Wandrie emphasized that the proposed plan was a “work-in-progress,” and that it was a vision for the future that needed community consideration and input. The proposed plan is meant to “jump-start” that thinking about the future.

The proposed plan is another in a series of restructures that have occurred within the LCS district. In 2013, the district was home to just under 6,000 students, a number that has fallen to approximately 4,000 this year, due largely to falling birth rates in Lapeer County. At its peak in 1982, the district was servicing nearly 9,000 students. “There is no cure-all structure for schools. You can find just about any structure imaginable and without even leaving our state. Some structures are, obviously, better than others,” said Field. “In 2004, we operated 16 school buildings in our district with 12 different grade configurations. That structure was not good for anyone. This (2019) plan, in its current form, would require five buildings.”

In 1975, due to growing enrollment, Lapeer High School was split into two separate facilities, Lapeer East (currently the home to Lapeer High School) and Lapeer West (currently housing the Center for Innovation). In March of 2013, the LCS Board of Education voted to consolidate the two schools, and the facilities have been in their current state since the beginning of the 2014 school year.

Field said the proposed plan “represents our best thinking at this time” and is subject to change depending on community input. “The seven focus panels we’ve done so far have already begun that process. We have a track record of flexibility with respect to planning,” he said. “Our current middle level structure is based entirely on the recommendation of our focus groups from our last strategic planning process.”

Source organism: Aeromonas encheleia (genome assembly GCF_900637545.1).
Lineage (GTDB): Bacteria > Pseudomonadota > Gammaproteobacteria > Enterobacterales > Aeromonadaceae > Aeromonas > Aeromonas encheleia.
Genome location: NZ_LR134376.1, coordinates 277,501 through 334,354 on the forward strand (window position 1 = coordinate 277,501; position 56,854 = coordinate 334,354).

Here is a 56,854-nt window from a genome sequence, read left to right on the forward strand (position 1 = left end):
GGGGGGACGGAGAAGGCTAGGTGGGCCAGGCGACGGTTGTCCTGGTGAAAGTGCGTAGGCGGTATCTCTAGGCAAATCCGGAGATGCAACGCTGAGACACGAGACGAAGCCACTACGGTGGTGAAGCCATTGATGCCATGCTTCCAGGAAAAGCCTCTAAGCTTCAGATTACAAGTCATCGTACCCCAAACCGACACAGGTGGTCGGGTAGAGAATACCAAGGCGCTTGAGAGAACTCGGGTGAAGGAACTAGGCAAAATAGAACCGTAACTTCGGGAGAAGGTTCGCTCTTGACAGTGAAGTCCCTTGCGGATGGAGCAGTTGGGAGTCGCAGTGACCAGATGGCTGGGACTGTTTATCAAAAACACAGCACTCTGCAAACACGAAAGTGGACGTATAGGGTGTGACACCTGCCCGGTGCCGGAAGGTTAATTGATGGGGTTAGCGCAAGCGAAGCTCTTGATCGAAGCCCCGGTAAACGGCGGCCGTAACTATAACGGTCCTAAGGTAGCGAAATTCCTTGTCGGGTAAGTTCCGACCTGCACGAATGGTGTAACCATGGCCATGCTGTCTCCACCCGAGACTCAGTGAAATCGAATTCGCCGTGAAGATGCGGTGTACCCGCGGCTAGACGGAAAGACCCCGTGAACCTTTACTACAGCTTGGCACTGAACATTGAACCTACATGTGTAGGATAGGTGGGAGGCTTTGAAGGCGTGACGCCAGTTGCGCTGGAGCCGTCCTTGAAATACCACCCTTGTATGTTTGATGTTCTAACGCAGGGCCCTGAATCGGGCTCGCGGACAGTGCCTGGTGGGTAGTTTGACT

With a reduction in buildings in operation, Field said it is anticipated that there will be a need to reduce staff, but as of yet the district’s been fortunate to be able to make reductions by natural attrition, mainly retirements. “It goes without saying that a 4,000-student school district would look different structurally and operationally than a 5,000-student district,” he said.

As for transportation, Field said that according to the proposed plan, not much would change. Already the district transports students to both Rolland- Warner and Zemmer campuses from everywhere within the 225-square-mile district, and the number of busses currently in operation coincides with the number of students and duration of routes, not with the number of facilities. “That said, at the direction of our superintendent and board of education, we are exploring innovative ways to make our transportation system more efficient. Our district is…among the largest in the entire state,” said Field. “Transportation is vitally important to our families and we desire to make it as user-friendly as possible.”

Following the completion of the focus groups, consultant William Banach presented to the LCS Board during Wednesday’s Board of Education meeting, describing “unanimous support” for the concept of the plan, as well as shared questions and concerns that arose during panel discussions. “With that information, we will sharpen our thinking and speak to those concerns at community engagements in the near future,” Field said. “This the beginning of a much larger process.”

Cost of the bond proposal has not been released.

The next step, said Field, is to hold “much larger” focus groups, which will begin to take place over the next several weeks.